When a pension is indexed in line with movements in the CPI, it continually causes standards of living to fall behind other community groups – relativity is not maintained. The former Prime Minister, the Honourable John Howard, MP, is reported to have said that this "... would not occur." This "falling behind" is accumulative.

It is interesting to note that, during this same period Government salaries were increased by 6.7% in 2007 and by 7% in 2006. If there had been no increase in the CPI one has to wonder why Parliamentarian salaries were increased by such a large margin. It must be noted that, as represented in the following graph, since December 1989 to December 2009, Parliamentary salaries have increased by 139%, the Old Age Pension has increased by 131% and the poor old Military superannuation has risen by only 70% – equal to the CPI increases.

Super Chart

Over the last ten years, Parliamentary superannuation pensions (pre 2004 Scheme)have risen by 91%, the Age Pension has increased by 95% BUT the CPI (noting that ADF and ex-Commonwealth superannuants have their pension indexed against the CPI) has increased by a meagre 33%.

Since 2009 the Age Pension has been indexed further in line with a wage-based index (27.7% of MTAWE) , the CPI or the Pensioner and Beneficiary Living Cost Index, whichever is the greater. The Age Pension continues to increase at a faster rate than the military superannuation pension, even though the DFRB/DFRDB superannuants were required to contribute 5.5% of their gross (pre-tax) salary to these funds.

Follow the Legislation history here

According to the latest June 2011 figures, the average weekly Military Retirement superannuation pension was LESS than the Henderson Poverty Line:

Average ADF DFRB/DFRDB superannuation pension (weekly for a couple) was $448.25 ($23,309 pa)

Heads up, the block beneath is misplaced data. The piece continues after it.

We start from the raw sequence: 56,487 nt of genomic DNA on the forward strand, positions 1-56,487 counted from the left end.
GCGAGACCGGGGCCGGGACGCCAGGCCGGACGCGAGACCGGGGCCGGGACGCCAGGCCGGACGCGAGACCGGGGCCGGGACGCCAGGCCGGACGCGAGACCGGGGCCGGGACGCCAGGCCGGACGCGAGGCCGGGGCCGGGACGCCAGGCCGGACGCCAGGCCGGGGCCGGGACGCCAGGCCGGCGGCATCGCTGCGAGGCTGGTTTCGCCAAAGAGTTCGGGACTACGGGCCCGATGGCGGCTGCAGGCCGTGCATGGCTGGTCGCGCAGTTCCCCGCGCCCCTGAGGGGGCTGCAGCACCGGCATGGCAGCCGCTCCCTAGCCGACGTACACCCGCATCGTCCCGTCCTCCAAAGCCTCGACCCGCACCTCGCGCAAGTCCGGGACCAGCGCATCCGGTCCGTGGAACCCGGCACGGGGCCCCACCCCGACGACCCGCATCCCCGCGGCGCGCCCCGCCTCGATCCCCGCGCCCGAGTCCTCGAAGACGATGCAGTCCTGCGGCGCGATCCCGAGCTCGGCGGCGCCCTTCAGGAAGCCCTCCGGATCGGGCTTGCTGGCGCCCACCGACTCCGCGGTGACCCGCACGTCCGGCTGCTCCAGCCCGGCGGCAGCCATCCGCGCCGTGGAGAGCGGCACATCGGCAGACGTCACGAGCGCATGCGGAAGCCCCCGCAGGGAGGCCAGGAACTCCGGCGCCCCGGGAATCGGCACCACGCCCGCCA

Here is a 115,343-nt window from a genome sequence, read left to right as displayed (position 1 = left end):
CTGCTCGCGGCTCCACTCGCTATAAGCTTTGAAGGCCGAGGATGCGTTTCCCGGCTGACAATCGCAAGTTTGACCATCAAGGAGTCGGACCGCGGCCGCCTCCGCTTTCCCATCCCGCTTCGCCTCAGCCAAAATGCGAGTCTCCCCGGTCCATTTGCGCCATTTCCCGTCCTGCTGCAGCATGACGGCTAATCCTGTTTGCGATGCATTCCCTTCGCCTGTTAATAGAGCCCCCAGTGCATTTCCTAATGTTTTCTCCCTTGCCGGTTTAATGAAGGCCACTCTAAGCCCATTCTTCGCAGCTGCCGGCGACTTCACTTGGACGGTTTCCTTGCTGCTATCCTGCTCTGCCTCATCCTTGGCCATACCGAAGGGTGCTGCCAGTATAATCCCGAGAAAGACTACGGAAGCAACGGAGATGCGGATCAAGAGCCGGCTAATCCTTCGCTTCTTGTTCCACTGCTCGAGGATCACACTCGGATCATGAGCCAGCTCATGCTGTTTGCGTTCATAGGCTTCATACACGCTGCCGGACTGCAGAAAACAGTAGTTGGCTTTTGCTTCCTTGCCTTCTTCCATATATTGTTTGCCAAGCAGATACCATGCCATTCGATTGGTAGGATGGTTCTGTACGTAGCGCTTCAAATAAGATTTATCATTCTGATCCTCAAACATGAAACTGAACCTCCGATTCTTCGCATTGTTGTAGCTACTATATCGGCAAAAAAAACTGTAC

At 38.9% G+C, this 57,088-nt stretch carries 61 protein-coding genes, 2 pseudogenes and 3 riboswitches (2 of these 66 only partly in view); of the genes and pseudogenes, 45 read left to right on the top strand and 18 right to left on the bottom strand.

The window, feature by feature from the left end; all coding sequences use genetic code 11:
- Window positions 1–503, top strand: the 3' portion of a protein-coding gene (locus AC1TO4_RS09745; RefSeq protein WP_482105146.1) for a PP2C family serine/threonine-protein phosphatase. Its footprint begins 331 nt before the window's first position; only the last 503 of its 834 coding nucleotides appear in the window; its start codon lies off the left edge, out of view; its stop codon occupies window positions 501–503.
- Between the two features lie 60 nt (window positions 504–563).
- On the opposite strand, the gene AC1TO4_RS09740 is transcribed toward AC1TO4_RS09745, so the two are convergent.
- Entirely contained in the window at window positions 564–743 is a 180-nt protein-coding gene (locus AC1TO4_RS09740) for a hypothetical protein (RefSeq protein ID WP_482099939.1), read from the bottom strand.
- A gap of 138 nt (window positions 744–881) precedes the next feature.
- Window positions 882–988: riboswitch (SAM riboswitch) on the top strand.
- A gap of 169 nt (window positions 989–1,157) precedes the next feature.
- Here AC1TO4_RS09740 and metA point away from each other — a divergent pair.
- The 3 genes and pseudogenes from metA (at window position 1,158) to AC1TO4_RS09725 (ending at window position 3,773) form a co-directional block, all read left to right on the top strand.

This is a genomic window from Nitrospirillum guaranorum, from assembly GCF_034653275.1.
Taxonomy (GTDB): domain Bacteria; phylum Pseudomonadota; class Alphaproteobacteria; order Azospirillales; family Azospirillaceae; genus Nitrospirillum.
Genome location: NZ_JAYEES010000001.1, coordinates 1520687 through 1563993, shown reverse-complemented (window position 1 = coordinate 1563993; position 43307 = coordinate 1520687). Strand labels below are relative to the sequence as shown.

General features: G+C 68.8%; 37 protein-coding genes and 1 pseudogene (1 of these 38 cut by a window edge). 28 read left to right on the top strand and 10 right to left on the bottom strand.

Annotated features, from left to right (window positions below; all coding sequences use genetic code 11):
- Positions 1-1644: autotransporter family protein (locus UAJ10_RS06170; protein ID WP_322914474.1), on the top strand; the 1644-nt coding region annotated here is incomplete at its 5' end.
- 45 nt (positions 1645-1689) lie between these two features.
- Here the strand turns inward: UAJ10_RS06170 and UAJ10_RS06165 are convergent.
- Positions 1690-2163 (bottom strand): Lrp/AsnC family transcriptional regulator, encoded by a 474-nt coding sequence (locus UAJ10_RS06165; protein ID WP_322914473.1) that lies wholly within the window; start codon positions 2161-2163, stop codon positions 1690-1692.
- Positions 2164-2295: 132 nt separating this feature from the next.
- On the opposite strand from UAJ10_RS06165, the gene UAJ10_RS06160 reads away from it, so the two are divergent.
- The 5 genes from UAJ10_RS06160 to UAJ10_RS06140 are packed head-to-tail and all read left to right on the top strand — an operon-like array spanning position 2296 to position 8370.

Henderson Poverty Line June 2011 (weekly for a couple) was $512.80 ($26,665 pa)

Age Pension September 2011 (weekly for a couple) $519.40  ($27,008 pa - excludes pension supplement if eligible of + $1,555 pa)

Not only that, but Aged Pensioners are eligible to split their superannuation payments for taxation purposes, providing them with a more favourable taxation outcome. This is not available to the Defence superannuants.

Australias ex-servicemen and women and their families coping with rising costs of living are seeking a "Fair Go" in having the current inequitable indexation formula for their superannuation pensions amended to bring them in line with age/service pensions. and receive the same percentage increase.


Current Developments from Nov 2010

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{rsfiles path="Letters/Peter-Criss_3-August-2011.pdf"}11 Aug 2011. Second Front Sitrep 6. Operation Letter Raid. Read it here

7 Aug 2011. Second Front Sitrep 5. Operation Letter Raid. Read it here

29 July 2011. ADSO Media Brief. Media Pack comprising Brief "Defence Retirees Ripped Off Again" , FAQ, Cost data and letter to PM sent to national media outlets. Read it here..

28 July 2011. ADSO Letter to the Prime Minister

22 July 2011. ABC TV – 7.30 pm Victoria: watch it here. (link to the ABC website). Read our press release challenging Defence Minister Smiths comments..

13 July 2011. Radio 2CC (Canberra) here: Listen to what Neil Weekes said in response to Mike Kellys interview of 7 July

23 July 2011.Second Front Sitrep 4. Read it here

12 July 2011. Second Front Sitrep 3. Read it here

12 July 2011. ADSO Update 3/2011. 

7 July 2011. Second Front Sitrep 2. Read it here

7 July 2011. Radio 2CC (Canberra) podcast : listen to Mike Kelly MP blame everyone else and say little about what the Government actually intends to do about fair indexation.

2 July 2011. Second Front Sitrep 1. Read it here

30 June 2011. ADSO Document: Can You Trust The Governments Quoted Costs? No ! Read why here

30 June 2011. ADSO Document: Indexation – Frequently Asked Questions. Read the FAQ here.


30 Jun 2011. DFWA Summary. With the failure of the Fair Indexation Bill, all is not lost. Read it here.

25 June 2011. Retired Brigadier Neil Weekess letter to the PM and others together with a supporting letter from Ian McMannus (an ex NSW State Labor MP) is posted on Independent Australia a current affairs web site by Tess Lawrence, a journalist advocate. The response leads to the opening of the ADSOs FGC s Second Front – People Power, under Neils leadership.

16 June 2011. The Senate rejected the Bill – read here.

The Senate was asked (proposed by Senator Xenophon) to find a way of funding fair indexation "within 6 to 12 months." This will be a focus of our lobbying.